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Thread: Cloudy fixer

  1. #1

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    Sep 2003
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    Cloudy fixer

    I opened a new bottle of Kodak Rapid fix today that I've had on the shelf for a year. When I mixed it up it was cloudy. I checked the bottle and found white sediment on the bottom. So, I opened a new bottle of Ilford Rapid fix and found the same thing. The Ilford I've had new/unopened about 14 months. I didn't think that liquid chemistry (other than liquid bleach in E-6) had this crystallization problem.

    In the mean time I've mixed a bag of dry fixer but had to wait for it to cool down. Any suggestions as to how this fixer can be used or do I toss it? I bought it because it would be ready to use (in theory).

  2. #2
    Donald Qualls's Avatar
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    Re: Cloudy fixer

    The sediment is probably sulfur. I've got a couple bottles of sulfuring rapid fixer, and while there are dire warnings about it all around, if you filter it (through a coffee filter should be fine) to remove the sulfur, and then add a teaspoon of sodium sulfite per quart of working solution when you dilute, it should be fine (actually, mine is a lot more than cloudy; it's got big patches of sulfur precipitated on the bottom of the bottle).

    All fixers will do this eventually; the thiosulfate degrades to sulfate with oxidation, and the sulfur that gets kicked out forms the precipitate. Oxidation starts when the sulfite in the mix has been used up (also converted to sulfate). As long as the rapid fixer, freshly mixed at film strength dilution, will clear a piece of Plus-X or Tri-X in under a minute, it's fine to use, though it's still prudent to perform clearing tests regularly and discard the fixer when the clearing time (for a given film) has doubled from what it was when freshly diluted.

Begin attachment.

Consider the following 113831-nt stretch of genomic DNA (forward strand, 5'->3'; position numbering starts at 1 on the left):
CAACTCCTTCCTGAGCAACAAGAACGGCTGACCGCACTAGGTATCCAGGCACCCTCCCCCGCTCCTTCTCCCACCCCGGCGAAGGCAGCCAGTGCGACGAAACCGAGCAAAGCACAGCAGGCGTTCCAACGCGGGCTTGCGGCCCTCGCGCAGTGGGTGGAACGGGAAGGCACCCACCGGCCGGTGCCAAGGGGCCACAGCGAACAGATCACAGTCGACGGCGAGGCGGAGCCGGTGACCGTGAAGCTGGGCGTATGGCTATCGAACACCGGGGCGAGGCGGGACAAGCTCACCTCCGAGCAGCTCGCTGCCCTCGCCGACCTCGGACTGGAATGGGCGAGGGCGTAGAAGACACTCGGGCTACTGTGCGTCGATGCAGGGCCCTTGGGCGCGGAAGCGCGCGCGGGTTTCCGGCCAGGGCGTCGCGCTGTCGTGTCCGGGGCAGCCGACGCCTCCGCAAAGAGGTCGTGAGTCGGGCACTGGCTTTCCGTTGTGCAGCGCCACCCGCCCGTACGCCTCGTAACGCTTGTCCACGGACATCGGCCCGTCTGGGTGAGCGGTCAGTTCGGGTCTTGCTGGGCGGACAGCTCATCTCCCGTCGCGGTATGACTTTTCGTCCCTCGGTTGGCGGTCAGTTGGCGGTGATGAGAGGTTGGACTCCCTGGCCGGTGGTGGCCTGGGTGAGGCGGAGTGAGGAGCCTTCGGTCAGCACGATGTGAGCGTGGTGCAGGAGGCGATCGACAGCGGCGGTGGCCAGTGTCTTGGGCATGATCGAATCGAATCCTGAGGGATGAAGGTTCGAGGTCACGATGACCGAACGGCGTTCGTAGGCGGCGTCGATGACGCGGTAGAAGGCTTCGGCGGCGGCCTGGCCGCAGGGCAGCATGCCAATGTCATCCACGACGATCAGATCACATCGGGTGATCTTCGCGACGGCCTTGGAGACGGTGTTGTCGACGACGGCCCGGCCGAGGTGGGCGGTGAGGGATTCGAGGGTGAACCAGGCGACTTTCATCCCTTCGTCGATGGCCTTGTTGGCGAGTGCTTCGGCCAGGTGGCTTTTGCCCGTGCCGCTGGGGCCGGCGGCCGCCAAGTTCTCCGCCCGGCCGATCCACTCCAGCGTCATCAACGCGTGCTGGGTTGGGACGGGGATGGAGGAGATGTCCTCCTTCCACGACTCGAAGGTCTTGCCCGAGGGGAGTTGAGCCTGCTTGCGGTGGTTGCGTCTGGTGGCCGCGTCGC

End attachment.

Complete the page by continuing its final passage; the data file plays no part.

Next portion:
You'll doubtless get folks who'll say "toss all that spoiled liquid -- chemicals are cheaper than lost images" -- and they're right, as far as that goes. It's a matter of what you're willing to do to be sure they're okay, and what your budget will permit in the way of replacing chemicals.

    Meantime, sure wish Kodak would put an expiration on their Rapid Fixer...
    If a contact print at arm's length is too small to see, you need a bigger camera. :D

  3. #3
    Vaughn's Avatar
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    Re: Cloudy fixer

    Just in case...you may not have done this, but worthy of a mention...

    If mixing Kodak Rapid Fixer -- always add the Part A to water first, then after a little mixing, add the part B (hardner). Adding the A and B together before the water will always give you cloudy Fixer...and I am not sure if it is really "fixer" anymore at that point.

    Vaughn

  4. #4

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    Re: Cloudy fixer

    I should have made that distinction in the original question. The part A was cloudy in the bottle before I ever had a chance to pour it in water. I found it that way in both new bottles of Ilford and Kodak rapid fix. I've learned that a sale in a photo shop isn't necessarily a way to save money.

  5. #5
    Vaughn's Avatar
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    Re: Cloudy fixer

    No problem, Dave. I gave it about a 1 in 1000 chance of it being the case. But I figured that someone might read this post eventually who did just that (added A and B together before the water)...that is what is great about this forum. Even posts that go off topic can have something in them that someone might find useful down the line!

    Vaughn

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